UCLA In the News July 31, 2017

UCLA In the News lists selected mentions of UCLA in the world’s news media. See more UCLA In the News.

Colleges move into K-12 schools to help kids, themselves | Wall Street Journal

Meanwhile, UCLA announced in February that it will help a Los Angeles middle school expand into high school grades, and revise its curriculum to emphasize project-based learning; enrollment fell by 60% there in the past five years as families were lured by charter school alternatives.

‘Social camouflage’ may lead to misdiagnosis in girls with autism | NPR 

Girls appear to have mastered what some call “social camouflaging,” says Amanda Gulsrud, clincial director of the Child and Adult Neurodevelopmental Clinic at University of California, Los Angeles. Gulsrud develops school interventions for children with autism. The interventions are based, in part, on earlier research done by colleagues at UCLA, who did a study looking at how autistic boys and girls with autism interact with their non-autistic peers on the school playground.

Will hospital focus on boomers, elderly save money? | San Diego Union-Tribune

Dr. Daniel Waxman, a UCLA emergency department doctor and health policy researcher, said reducing unnecessary hospital admissions would drive down health-care costs in general. “There are a substantial proportion of patients who are admitted to the hospital because other potential alternatives are not available,” Waxman said. “First among the top 10 priorities for controlling health-care costs should be keeping patients from getting admitted to the hospital, because everything else is chump change.”

The neighborhood university | Chronicle of Higher Education

“I am proudest to work at a public university when I see the fruits of widespread campus efforts to cooperate with schools and community-based organizations on projects that empower various sectors of the city,” said UCLA’s Leisy Abrego.

Warmer than normal July for the Bay Area | Mercury News

Elsewhere in California, summer has been searing, according to Daniel Swain, a climate scientist at the Institute of the Environment and Sustainability at UCLA, whose California Weather Blog provides perspectives on the state’s weather, climate, and regional environmental change.

Curiosity leads to promising cancer treatment | Australian Broadcasting Corp.

“We started looking at the structure of a natural product called diazonamide in 1998.… It led on and matured through our ability to create the compound in the lab. Then with that ability, because you can’t isolate it from nature readily, we could then begin to drive other experiments, to ask what it was doing pharmacologically,” said UCLA’s Patrick Harran.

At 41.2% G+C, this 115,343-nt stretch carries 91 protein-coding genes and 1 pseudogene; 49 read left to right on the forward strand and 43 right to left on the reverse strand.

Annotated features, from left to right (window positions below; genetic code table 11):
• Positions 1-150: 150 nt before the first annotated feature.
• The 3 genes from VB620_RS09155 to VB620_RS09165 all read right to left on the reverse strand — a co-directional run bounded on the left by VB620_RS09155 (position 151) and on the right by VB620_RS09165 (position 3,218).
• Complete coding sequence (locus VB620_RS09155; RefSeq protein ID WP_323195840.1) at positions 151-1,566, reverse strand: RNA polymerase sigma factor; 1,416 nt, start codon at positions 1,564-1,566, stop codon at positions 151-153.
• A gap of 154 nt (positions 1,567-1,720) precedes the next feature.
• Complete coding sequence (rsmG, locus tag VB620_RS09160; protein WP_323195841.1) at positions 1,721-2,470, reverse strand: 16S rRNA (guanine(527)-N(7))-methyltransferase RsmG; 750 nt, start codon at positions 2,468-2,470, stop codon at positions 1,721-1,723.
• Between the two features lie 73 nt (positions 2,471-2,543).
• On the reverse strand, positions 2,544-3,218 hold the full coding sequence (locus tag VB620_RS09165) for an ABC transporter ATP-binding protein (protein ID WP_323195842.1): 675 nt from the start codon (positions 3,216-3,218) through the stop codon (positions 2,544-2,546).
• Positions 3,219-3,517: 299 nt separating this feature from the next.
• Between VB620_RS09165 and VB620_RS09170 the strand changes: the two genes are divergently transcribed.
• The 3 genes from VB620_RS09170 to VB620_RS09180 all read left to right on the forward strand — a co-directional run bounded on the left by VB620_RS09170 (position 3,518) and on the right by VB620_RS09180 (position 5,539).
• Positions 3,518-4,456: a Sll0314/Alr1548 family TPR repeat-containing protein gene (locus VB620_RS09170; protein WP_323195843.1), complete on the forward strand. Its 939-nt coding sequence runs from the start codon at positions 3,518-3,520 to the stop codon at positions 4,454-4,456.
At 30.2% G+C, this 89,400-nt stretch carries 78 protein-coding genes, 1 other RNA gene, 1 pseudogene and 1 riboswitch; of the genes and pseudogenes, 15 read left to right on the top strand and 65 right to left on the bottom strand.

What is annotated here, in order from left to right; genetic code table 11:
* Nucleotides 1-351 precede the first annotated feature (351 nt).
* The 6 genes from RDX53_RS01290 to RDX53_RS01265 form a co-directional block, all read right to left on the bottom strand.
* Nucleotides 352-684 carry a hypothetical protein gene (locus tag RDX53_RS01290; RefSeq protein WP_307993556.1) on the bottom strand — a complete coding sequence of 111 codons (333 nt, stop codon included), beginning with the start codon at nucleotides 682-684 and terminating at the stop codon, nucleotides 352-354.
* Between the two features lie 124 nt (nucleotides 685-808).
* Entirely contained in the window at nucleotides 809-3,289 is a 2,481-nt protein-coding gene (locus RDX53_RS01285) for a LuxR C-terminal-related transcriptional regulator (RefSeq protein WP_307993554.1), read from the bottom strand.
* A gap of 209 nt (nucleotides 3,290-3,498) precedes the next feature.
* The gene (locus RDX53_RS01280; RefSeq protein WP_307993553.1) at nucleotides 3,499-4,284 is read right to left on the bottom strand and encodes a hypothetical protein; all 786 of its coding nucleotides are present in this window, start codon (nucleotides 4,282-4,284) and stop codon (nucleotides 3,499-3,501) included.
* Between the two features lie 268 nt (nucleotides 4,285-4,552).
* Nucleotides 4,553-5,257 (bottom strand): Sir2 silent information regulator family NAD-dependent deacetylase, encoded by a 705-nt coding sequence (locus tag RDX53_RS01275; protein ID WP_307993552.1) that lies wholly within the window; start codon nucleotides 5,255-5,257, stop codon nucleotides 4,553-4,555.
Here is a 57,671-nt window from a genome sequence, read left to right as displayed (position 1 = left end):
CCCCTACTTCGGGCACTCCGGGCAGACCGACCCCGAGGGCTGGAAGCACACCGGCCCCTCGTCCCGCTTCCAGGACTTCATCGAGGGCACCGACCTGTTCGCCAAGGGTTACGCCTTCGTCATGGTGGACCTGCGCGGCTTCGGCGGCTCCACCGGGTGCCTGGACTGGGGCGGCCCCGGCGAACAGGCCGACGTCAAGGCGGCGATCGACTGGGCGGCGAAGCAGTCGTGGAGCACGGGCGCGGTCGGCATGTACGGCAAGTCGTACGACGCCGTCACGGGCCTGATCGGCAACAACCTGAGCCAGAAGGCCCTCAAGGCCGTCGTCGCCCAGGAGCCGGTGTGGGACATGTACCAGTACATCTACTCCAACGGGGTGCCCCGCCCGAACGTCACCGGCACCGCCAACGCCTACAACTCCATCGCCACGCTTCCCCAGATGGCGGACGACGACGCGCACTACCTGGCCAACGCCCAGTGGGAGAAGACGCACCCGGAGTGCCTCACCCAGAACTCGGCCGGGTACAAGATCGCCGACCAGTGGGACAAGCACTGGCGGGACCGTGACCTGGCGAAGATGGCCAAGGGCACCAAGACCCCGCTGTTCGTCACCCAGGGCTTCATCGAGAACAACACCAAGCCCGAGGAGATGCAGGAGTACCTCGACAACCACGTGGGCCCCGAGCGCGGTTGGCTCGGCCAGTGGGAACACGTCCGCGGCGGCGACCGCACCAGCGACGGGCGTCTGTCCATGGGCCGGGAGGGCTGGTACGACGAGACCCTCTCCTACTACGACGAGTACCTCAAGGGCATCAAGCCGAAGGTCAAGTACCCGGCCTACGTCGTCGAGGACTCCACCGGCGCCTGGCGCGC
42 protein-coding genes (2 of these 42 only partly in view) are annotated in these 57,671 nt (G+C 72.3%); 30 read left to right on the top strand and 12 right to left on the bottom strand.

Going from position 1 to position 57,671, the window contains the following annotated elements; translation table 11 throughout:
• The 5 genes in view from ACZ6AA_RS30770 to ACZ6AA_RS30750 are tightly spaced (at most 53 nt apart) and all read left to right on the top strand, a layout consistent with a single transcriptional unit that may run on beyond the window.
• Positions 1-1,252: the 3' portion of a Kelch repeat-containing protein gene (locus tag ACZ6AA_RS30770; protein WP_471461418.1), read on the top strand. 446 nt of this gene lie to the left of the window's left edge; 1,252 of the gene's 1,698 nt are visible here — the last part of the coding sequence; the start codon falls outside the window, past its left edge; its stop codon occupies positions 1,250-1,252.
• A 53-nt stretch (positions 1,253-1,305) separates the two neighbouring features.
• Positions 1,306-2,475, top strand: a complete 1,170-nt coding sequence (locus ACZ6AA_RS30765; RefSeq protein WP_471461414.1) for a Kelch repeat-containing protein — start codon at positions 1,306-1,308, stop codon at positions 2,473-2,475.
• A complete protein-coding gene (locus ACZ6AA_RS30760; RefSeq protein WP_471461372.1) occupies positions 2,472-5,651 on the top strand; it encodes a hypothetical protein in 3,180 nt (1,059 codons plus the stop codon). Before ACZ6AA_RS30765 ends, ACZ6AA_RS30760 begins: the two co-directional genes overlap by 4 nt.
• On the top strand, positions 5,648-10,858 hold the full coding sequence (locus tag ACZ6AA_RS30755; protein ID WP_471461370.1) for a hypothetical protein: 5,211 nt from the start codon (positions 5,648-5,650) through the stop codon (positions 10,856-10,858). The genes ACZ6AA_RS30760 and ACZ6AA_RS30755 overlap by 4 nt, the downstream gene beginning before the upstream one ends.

Doctors increasingly face charges for patient overdoses | CNN

Dr. Denise Sur remembers a time when opioids were a wonder drug, not a plague. “In the late ’80s, early ’90s, we were all told that we were too cautious and we were not appropriately treating patients’ pain,” said Sur, a professor of family medicine at the University of California, Los Angeles.

Consequences as Facebook filters hate speech | Globe and Mail (Canada)

Sarah Roberts, assistant professor of information studies at the University of California, Los Angeles, says content moderation and getting it right is the biggest problem facing Facebook since its launch in 2004. Roberts, who specializes in digital ethics, governance and content moderation, says Facebook employees are struggling to keep up with the volume of user content.

How ‘pivot to video’ is transforming job market | International Business Times

The entertainment world, meanwhile, is fully stocked with would-be filmmakers. But a skyrocketing number of students are seeking to graduate with video skills, as they’re becoming aware of heightened demand across various corners of the job market, said Tom Nunan, a lecturer at the University of California, Los Angeles, School of Theatre, Film and Television.

UCLA program prepares students for tech America | Los Angeles Sentinel

“The consistent thing we hear from the Facebooks and Googles of the world is that they are not able to identify young talented people of color,” explained Eli Kennedy CEO of the Level Playing Field Institute, the organization that heads up the Summer Math and Science Honors program at UCLA. “At the same time, we’re seeing job growth in America being driven by the tech sector.” Low income students of color need the SMASH program to be able to compete, he said.

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